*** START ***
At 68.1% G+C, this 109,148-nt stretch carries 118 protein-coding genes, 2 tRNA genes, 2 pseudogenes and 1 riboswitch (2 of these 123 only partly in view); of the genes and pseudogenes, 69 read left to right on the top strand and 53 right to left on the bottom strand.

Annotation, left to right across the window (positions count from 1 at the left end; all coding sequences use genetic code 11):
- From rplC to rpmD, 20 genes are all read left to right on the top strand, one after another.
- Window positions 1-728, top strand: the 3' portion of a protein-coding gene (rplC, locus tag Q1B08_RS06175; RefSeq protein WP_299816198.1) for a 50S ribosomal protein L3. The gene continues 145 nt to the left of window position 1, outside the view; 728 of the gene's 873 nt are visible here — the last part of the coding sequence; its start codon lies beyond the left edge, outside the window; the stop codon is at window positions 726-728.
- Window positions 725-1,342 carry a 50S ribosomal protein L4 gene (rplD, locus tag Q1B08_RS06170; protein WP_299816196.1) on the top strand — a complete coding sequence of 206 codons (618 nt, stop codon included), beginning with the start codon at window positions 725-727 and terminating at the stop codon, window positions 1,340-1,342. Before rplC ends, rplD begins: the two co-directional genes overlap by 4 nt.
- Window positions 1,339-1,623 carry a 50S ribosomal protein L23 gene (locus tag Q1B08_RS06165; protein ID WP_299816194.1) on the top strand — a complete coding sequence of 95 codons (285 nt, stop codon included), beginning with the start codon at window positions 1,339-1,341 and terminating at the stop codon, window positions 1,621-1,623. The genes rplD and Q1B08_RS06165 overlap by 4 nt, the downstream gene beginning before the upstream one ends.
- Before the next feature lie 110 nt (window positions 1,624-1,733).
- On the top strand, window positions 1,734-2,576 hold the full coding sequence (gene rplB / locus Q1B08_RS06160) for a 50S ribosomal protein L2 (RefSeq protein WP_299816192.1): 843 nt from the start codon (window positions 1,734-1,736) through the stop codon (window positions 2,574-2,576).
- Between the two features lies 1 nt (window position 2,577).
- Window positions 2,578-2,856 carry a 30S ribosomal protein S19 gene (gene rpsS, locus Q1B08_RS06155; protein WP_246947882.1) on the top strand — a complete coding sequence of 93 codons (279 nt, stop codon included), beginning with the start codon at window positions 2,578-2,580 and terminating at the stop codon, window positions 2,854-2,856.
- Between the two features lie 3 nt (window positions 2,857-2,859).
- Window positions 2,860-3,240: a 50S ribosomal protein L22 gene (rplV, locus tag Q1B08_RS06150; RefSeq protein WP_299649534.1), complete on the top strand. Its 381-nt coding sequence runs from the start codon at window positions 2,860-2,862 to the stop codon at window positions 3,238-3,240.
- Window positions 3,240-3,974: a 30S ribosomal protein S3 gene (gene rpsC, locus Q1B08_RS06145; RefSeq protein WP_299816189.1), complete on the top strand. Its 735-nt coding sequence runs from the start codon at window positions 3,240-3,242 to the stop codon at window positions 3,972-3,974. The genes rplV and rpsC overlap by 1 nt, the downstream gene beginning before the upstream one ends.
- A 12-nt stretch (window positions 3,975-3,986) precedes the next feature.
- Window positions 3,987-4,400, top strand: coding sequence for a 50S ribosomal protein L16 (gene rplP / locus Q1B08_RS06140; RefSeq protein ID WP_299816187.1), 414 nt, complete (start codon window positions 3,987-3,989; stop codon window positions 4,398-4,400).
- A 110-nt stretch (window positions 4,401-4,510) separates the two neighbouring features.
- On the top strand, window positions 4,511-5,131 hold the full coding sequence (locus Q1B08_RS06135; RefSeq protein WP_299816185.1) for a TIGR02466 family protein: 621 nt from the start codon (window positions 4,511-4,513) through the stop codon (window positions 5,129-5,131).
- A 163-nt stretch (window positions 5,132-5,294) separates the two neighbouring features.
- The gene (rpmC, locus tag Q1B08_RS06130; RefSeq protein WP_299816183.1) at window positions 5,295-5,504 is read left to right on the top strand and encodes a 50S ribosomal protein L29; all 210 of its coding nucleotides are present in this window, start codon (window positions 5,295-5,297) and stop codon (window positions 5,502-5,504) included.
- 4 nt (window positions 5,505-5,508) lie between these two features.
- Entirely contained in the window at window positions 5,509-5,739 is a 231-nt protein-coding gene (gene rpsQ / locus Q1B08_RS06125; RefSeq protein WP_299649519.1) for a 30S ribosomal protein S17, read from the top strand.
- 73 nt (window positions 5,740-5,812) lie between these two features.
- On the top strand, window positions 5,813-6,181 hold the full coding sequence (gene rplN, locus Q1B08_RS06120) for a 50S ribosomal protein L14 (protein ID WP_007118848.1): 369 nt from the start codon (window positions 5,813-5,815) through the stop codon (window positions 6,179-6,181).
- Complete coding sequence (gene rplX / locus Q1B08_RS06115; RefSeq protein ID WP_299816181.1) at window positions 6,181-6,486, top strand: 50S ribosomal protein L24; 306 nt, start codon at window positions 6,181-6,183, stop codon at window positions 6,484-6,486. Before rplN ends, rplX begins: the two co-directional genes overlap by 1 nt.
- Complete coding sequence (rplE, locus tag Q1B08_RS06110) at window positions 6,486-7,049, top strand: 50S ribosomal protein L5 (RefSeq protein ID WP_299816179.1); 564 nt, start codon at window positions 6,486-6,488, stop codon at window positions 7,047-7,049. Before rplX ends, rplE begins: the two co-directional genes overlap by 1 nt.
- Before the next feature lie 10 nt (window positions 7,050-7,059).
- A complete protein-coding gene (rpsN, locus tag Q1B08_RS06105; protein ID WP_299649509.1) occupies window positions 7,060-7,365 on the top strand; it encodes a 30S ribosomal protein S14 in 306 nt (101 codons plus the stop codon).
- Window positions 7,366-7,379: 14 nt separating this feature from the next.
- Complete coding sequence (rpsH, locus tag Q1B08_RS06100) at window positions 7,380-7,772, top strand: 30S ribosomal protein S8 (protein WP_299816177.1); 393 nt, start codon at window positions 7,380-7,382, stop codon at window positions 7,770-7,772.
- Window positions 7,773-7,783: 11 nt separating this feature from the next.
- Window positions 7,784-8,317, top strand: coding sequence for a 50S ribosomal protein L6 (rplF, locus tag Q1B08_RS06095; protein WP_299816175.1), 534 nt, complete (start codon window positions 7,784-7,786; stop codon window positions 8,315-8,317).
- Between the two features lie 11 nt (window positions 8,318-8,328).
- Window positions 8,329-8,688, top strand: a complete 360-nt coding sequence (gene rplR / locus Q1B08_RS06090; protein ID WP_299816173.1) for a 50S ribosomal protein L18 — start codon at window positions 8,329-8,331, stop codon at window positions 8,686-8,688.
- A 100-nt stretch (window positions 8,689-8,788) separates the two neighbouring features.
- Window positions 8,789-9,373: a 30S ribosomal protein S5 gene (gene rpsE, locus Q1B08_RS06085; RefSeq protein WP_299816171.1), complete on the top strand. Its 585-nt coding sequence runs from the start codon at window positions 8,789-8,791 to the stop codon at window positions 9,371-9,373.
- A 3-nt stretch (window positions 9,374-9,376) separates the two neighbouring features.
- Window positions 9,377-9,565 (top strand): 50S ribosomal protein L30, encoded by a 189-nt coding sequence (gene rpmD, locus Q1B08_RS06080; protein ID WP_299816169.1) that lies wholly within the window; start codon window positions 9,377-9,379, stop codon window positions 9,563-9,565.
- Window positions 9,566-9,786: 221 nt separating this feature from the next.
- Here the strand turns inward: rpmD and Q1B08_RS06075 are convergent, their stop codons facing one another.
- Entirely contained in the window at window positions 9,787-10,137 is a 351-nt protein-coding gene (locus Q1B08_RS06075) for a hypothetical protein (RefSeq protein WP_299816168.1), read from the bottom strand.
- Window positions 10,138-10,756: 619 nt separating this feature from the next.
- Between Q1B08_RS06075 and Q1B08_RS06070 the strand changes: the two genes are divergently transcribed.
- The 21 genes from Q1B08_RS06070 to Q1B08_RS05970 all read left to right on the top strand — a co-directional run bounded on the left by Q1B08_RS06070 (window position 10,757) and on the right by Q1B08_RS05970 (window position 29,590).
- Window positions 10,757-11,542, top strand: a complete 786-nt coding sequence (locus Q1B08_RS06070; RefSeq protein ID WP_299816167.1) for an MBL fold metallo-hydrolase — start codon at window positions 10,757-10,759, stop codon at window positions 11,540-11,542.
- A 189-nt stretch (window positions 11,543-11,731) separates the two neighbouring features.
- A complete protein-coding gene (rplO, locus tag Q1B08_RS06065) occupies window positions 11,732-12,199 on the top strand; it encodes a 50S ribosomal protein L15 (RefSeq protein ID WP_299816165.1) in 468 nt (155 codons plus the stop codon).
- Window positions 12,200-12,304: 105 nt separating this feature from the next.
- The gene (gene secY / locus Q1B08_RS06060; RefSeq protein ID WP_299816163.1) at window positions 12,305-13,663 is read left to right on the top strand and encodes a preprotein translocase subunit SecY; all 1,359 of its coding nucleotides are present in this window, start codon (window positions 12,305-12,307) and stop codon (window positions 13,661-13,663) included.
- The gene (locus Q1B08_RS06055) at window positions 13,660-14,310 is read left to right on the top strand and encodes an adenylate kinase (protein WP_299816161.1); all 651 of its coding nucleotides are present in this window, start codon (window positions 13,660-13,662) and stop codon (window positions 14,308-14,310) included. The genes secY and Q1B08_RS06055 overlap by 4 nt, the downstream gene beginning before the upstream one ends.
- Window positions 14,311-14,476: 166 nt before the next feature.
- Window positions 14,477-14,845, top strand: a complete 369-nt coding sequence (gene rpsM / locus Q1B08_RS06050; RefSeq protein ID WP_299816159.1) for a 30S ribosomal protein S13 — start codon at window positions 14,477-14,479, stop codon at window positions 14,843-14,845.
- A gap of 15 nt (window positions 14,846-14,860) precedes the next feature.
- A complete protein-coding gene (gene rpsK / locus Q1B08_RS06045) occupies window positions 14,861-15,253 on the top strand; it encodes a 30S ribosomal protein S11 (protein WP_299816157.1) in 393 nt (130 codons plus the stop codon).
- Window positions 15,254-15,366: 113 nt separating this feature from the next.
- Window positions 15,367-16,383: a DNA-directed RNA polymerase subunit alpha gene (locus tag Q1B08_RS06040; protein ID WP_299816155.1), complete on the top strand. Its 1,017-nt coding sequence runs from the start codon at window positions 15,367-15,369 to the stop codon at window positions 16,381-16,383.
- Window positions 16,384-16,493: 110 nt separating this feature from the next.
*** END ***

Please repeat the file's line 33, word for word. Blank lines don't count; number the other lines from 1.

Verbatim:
- Window positions 8,329-8,688, top strand: a complete 360-nt coding sequence (gene rplR / locus Q1B08_RS06090; protein ID WP_299816173.1) for a 50S ribosomal protein L18 — start codon at window positions 8,329-8,331, stop codon at window positions 8,686-8,688.